By Lynzy Billing
The US first established a programme to collect the fingerprints, iris scans and facial images of Afghan national security forces after testing prototypes of the system in 2002. The programme’s initial goal was to keep criminals and Taliban insurgents from infiltrating the army and police force. To collect and store this data, the US Department of Defense launched its Automated Biometric Identification System (ABIS) in 2004.
Over the years, the biometrics initiative has had both coalition and Afghan troops from multiple biometric task forces collecting fingerprint, iris and genetic biometric data from as much of the population as possible, now in the millions. In 2020, the Afghan government launched a biometric system for licensing businesses in order to improve the ease and efficiency with which licences are processed. In January, The Afghan government shared its plans to conduct biometric registration of students and staff at 5000 madrassas around the country.
Some of this biometric equipment is now in the hands of the Taliban, one senior Afghan government official, who worked closely with the biometric gathering for four years, told New Scientist. The equipment includes some specially made portable toolkits consisting of a laptop, digital camera, fingerprint scanner and an iris reader.
“Just think, they now have everything from the police, defence ministry and election commission,” said the official, who wished to remain anonymous. They have also seized equipment from facilities used by the National Directorate of Security, Afghanistan’s intelligence and security agency, he says. “It was left behind in the rush to exit. They have everything.” A US military official confirmed that biometric devices have been seized by the Taliban, but how many isn’t known.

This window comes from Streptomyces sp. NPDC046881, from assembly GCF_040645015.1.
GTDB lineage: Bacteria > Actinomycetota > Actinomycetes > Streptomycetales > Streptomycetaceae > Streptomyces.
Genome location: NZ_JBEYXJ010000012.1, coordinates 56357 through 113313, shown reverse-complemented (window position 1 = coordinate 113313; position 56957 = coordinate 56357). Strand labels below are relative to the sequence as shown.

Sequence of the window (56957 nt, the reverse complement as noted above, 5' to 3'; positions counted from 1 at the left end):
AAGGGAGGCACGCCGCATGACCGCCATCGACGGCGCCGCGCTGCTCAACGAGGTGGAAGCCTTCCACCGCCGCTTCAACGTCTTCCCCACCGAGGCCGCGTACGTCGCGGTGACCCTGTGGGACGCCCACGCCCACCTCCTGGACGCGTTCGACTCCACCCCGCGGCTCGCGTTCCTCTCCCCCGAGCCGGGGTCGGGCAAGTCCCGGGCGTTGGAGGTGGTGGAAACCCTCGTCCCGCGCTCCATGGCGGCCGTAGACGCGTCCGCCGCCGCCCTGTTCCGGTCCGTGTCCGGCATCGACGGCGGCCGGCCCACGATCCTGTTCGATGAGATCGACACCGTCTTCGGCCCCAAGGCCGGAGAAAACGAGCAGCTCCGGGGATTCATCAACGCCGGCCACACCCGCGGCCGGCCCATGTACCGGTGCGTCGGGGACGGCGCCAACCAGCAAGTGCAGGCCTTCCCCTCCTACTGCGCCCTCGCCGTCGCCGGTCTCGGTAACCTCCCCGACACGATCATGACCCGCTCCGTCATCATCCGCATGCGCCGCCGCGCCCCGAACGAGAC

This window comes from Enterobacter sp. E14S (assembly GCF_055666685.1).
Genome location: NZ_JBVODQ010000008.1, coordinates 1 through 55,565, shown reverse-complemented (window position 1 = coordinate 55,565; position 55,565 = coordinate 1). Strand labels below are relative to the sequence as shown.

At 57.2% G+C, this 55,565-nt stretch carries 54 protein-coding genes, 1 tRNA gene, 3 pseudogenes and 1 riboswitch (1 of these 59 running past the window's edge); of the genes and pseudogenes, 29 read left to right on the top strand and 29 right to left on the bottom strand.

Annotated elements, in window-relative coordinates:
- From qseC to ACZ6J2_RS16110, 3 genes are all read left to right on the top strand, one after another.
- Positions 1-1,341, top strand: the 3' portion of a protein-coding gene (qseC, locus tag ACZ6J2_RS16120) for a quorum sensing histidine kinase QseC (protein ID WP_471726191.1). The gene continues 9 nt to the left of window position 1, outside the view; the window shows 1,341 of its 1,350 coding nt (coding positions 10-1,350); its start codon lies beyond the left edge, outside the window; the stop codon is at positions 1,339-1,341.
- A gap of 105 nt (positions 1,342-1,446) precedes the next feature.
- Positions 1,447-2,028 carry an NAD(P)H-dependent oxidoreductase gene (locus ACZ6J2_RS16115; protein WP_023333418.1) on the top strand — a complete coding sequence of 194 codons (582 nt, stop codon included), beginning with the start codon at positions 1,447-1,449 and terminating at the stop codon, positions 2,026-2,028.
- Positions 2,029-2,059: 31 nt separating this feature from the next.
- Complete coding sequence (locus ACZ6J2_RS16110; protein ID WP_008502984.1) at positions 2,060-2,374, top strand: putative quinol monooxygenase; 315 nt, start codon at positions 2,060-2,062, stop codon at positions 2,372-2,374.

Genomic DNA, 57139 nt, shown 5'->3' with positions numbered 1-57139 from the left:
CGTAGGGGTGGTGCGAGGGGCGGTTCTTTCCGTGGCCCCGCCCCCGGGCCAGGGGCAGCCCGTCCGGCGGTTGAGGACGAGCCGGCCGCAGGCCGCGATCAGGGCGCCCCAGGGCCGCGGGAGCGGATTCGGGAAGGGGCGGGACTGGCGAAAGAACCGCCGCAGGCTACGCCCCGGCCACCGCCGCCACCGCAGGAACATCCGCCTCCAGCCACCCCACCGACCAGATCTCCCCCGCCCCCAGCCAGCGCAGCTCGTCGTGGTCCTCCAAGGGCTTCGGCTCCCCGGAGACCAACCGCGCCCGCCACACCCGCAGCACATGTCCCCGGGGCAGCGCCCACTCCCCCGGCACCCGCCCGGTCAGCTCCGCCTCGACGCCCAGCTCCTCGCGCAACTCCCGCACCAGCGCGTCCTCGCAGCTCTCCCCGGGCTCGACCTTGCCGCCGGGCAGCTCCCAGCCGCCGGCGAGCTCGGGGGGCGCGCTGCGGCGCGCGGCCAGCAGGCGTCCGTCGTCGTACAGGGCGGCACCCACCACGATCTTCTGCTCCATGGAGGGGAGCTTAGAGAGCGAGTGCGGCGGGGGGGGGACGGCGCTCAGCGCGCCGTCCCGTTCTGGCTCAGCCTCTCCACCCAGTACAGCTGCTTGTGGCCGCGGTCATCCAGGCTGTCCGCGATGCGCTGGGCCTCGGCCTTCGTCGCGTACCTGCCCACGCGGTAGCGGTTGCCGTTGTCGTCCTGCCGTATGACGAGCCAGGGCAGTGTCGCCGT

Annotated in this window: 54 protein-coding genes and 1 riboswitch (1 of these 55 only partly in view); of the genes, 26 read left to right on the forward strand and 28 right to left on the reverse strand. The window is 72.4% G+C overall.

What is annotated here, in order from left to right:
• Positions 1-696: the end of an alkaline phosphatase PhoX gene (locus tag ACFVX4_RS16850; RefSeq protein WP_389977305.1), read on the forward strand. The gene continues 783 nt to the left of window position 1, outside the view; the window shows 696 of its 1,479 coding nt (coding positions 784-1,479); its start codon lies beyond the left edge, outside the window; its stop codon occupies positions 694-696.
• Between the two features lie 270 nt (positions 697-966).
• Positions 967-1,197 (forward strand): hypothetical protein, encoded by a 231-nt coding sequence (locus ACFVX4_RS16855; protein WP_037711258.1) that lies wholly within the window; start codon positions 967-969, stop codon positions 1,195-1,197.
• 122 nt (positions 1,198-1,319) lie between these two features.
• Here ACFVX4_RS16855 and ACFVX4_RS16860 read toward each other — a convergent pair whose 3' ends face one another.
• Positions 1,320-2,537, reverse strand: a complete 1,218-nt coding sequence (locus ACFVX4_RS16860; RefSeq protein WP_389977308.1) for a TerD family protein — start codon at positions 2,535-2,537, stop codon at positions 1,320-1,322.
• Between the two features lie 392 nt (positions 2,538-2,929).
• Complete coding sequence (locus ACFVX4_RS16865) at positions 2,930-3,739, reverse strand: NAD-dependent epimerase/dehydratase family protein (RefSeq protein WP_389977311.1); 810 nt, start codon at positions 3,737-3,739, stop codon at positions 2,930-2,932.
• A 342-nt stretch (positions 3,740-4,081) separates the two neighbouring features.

“We understand that the Taliban is now likely to have access to various biometric databases and equipment in Afghanistan,” wrote US-based Human Rights First this week. “This technology is likely to include access to a database with fingerprints and iris scans, and include facial recognition technology.”
Fear of reprisals
The worry is that the Taliban will be able to use the biometric equipment and data to carry out reprisals against people who worked in the coalition-backed regime. A former interpreter who worked with US forces in Bagram Air Base, who also had his biometrics taken, says the Taliban is listening in on phone calls and conducting door-to-door searches for those who worked alongside the US in the city of Kandahar. “We just don’t know what they have on us.”
Sean McDonald, who has worked in humanitarian data governance for the past 10 years, says: “The Taliban have a demonstrated interest in hunting, killing and scaring those who have worked with the government and global community.”
Annie Jacobsen, author of First Platoon: A Story of modern war in the age of identity dominance, says that the US has spent more than $8 billion on biometrics programmes in Iraq and Afghanistan and these have failed to produce anything close to a successful outcome in the wars. However, she says that while many biometric tools have fallen into the hands of the Taliban, it doesn’t yet have the equipment to process or use the data.
One officer who has been involved in intelligence gathering in Afghanistan and also wished to remain anonymous says that the safety of Afghan people is paramount. Data collected by the US could be used to get some of them out of the country, he says, as biometric data was widely collected and used in identification cards for people who helped the US.
Though this could have happened sooner, he says. “The US has ample data to have identified long ago who had worked for them and could have prepared for evacuations sooner in my opinion and morally should have.”
The US Department of Defense did not respond to a request for comment.
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